We reached out to six NC Farm Bureau agents for additional coverage information and received a response from each within three hours. That’s impressive. Even more impressive: All the agents were helpful, knowledgeable, and offered to schedule another call to continue our discussion. One agent even sent us a personal email indicating she would be out of the office for the week.

Because NC Farm Bureau doesn’t have the national reach of North Carolina’s other top providers, it doesn’t appear on some major rating guides. While we can’t harness the same consumer feedback, and NC Farm Bureau can’t secure the same lofty financial ratings, our experience indicated it is a strong and reliable company, well worth considering if you like to shop local when it comes to insurance.

Guide to North Carolina Homeowners Insurance

Compare discounts to save on your premium

The average homeowners insurance premium in North Carolina is roughly $1,000 per year, which is about $83 per month. That number can take a healthy cut if you secure discounts through your provider. Most homeowners insurance companies — including all five we evaluated — offer a variety. Selecting a provider with discounts that match your circumstances can be a great way to keep premiums low. To illustrate how discounts can lead to premium savings, we compared a few similar discounts from Allstate and Nationwide.

Allstate Nationwide
Multi-Policy 30% 20%
Claims Free 20% 20%
Safe home / protective devices 15% 15%
Personal status (married / widowed) 5% 5%

Note that the amounts listed above are the maximum amount for each discount. The exact discount you receive will vary based on where you live and the coverage you select. But even if you qualified for just 30 percent of the discounts listed above for a $1,000 premium, it could lead to significant savings. Getting the right coverage should be your ultimate goal, but finding comparable coverage from a provider with better-suited discounts means more money stays in your pocket. Either way, the only way to know is through gathering quotes.

North Carolina Homeowners Insurance FAQ

How much is homeowners insurance in North Carolina?

The average home insurance premium in North Carolina comes in at just over $1,000 per year. This is lower than the national average of $1,173. That said, discounts and locations can impact rates, so it’s always best to compare quotes. To get a sense of the rates for your home and your area, feel free to use our quote tool.

What are Consent to Rate forms?

Homeowners receive Consent to Rate forms when the insurance provider determines the level of risk has increased to a level that goes beyond what the bureau-established rate would cover (for example, maybe you recently filed a claim and were labeled “high-risk.”) If you receive a Consent to Rate form, you have a few options:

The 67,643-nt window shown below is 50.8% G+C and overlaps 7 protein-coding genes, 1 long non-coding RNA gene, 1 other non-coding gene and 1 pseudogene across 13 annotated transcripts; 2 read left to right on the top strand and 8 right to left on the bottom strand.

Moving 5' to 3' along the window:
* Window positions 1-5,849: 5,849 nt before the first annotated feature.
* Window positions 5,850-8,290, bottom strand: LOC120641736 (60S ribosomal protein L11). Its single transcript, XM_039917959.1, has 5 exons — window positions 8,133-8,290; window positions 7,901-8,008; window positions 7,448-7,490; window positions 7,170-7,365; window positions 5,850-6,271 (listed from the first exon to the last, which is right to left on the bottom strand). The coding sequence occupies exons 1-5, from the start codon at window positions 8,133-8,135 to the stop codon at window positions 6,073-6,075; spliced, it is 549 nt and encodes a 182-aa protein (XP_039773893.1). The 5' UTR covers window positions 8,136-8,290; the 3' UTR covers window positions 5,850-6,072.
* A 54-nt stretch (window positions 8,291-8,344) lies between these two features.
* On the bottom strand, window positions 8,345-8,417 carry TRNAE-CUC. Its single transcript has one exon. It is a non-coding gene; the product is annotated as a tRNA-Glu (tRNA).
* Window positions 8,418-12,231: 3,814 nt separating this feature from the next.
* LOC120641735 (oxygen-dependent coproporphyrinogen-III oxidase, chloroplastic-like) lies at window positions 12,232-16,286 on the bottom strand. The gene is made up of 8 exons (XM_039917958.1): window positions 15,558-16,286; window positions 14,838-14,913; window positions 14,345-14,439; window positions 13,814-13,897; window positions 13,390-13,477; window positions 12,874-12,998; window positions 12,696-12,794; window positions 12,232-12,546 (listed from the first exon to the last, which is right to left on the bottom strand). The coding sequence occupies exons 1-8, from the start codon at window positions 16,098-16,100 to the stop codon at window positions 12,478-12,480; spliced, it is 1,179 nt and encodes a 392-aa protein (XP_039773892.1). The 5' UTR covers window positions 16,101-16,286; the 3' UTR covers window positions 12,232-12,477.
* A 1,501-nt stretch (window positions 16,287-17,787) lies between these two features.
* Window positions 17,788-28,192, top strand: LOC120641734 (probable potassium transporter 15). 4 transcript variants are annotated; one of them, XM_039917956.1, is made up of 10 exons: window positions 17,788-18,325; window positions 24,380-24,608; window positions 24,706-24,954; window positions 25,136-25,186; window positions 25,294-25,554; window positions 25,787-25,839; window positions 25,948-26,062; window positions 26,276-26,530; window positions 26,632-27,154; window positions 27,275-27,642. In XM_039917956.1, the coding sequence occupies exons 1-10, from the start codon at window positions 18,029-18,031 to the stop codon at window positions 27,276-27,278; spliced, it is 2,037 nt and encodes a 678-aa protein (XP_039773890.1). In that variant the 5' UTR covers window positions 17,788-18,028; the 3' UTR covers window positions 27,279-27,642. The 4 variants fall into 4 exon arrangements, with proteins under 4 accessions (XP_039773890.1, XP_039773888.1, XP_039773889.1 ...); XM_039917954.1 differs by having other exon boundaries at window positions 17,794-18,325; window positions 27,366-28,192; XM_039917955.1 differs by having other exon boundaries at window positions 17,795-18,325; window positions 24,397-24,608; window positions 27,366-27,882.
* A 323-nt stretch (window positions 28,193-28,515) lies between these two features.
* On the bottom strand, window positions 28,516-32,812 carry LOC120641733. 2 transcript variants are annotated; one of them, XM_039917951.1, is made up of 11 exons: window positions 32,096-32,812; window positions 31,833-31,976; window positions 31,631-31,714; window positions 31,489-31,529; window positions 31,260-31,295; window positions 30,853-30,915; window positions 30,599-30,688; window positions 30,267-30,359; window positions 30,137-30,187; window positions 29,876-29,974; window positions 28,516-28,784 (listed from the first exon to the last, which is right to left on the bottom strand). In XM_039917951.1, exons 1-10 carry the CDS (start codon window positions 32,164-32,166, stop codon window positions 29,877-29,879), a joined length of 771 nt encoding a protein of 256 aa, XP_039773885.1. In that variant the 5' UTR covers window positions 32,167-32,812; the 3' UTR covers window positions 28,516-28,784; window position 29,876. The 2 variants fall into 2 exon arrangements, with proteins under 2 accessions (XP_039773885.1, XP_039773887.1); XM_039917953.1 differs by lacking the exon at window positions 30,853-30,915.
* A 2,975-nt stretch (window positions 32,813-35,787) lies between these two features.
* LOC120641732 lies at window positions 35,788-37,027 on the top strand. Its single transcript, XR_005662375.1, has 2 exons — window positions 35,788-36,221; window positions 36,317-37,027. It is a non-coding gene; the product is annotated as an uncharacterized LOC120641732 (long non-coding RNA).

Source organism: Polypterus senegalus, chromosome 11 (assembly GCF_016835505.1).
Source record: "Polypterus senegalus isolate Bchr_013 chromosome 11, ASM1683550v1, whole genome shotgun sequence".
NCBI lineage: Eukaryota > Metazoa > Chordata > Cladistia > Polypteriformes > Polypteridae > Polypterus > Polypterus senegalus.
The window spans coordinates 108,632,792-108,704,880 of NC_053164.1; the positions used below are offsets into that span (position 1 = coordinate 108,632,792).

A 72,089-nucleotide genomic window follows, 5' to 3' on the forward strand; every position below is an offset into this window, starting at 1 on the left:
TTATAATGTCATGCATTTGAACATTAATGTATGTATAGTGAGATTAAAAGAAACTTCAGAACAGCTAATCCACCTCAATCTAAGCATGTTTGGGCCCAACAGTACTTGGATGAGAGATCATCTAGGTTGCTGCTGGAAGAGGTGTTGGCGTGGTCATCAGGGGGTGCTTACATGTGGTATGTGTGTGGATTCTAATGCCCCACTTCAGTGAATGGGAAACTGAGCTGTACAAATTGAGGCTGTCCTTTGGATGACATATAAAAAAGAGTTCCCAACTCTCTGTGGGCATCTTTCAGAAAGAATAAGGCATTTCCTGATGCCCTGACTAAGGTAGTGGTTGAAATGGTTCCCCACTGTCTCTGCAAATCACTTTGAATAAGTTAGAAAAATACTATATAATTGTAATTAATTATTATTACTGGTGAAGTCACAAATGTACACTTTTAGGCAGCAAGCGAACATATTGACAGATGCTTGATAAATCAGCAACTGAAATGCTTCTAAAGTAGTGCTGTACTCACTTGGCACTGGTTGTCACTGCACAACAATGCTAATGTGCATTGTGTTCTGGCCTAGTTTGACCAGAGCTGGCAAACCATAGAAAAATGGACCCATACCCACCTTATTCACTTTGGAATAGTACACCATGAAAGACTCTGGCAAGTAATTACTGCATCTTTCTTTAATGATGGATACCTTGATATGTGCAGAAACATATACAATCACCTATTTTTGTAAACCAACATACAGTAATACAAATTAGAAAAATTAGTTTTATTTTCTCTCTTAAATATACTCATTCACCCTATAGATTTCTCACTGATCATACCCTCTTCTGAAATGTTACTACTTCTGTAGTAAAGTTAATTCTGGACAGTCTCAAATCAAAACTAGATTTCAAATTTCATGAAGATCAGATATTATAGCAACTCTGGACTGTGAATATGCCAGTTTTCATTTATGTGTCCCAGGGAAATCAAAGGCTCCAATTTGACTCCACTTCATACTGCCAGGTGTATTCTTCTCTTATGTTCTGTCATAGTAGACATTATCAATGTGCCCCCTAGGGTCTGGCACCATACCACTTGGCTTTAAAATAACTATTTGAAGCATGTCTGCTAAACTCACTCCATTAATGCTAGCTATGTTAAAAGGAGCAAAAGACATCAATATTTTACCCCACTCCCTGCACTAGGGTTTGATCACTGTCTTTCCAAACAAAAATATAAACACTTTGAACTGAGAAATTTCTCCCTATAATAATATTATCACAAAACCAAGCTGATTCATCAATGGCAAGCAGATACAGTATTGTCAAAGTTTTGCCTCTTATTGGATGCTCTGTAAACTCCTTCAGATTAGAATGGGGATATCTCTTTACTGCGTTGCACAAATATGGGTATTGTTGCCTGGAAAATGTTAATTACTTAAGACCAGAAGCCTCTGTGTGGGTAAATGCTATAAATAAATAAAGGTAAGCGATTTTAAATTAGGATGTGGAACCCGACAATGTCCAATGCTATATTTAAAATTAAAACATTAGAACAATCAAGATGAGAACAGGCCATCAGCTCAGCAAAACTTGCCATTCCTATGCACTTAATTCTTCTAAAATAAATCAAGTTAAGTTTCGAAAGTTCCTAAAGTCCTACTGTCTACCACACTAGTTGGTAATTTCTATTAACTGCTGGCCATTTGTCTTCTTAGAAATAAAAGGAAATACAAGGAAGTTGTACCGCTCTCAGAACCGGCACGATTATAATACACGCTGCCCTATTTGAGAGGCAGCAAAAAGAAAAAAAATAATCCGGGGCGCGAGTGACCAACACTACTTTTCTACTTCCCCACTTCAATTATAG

• Review your current policy and determine if you have the right level of coverage;
  • Call your agent and see if you can make any coverage adjustments;
  • Shop around and see if you can find a more affordable option with a different provider.

Over the last several years the number of Consent to Rate forms has increased to include a significant percentage of North Carolina homeowners. In 2014, 40% of homeowner policies in North Carolina were charged a rate higher than the established NCRB rate, up from 23% in 2010. One North Carolina homeowner was given a consent to rate form and had 10 days to decide whether to accept an increase of more than 120 percent or risk losing coverage.

North Carolina’s ratemaking system complicates homeowners insurance, but recent legislation was passed to help bring transparency to the Consent to Rate process. Be sure you can access and understand any Consent to Rate forms before signing any homeowners insurance policy.

Why does North Carolina have Consent to Rate forms?

In North Carolina, limits for homeowners and auto insurance rates are established by the North Carolina Rate Bureau (NCRB) and the Department of Insurance. Insurance companies are not allowed to charge rates higher than those established by the NCRB unless the policyholder signs a “Consent to Rate” form. As a homeowner, when you sign a Consent to Rate form, you give the insurance provider permission to charge a rate that is higher than that established standard. If you don’t sign the form, you run the risk of being dropped by your provider.

North Carolina is one of only two states that continues to use this ratemaking system in the country, and the only state in the nation to receive back-to-back ‘F’ ratings from an independent think tank due largely to politicization and excessive regulation. While they are not ideal, they are often necessary, so we recommend reading a guide before you sign.

Are rates rising in North Carolina?

Even as Consent to Rate forms allow individual providers to set whatever premiums they deem reasonable for your home, the general body of insurers in North Carolina is looking to increase rates. In an effort to hedge against catastrophic loss due to hurricanes or severe storms, the North Carolina Rate Bureau has proposed a statewide rate increase that would swell costs by an average of 17.4 percent. But before any decision is made the issue is being opened to public commentary.

The Best North Carolina Homeowners Insurance: Summed Up

Nationwide
USAA
State Farm
Allstate
NC Farm Bureau Insurance Group
A.M. Best Rating
A+
A++
A++
A+
A
J.D. Power Overall Satisfaction Rating
3/5
5/5
3/5
3/5
N/A
Consumer Reports Overall Satisfaction Rating
86
92
82
80
N/A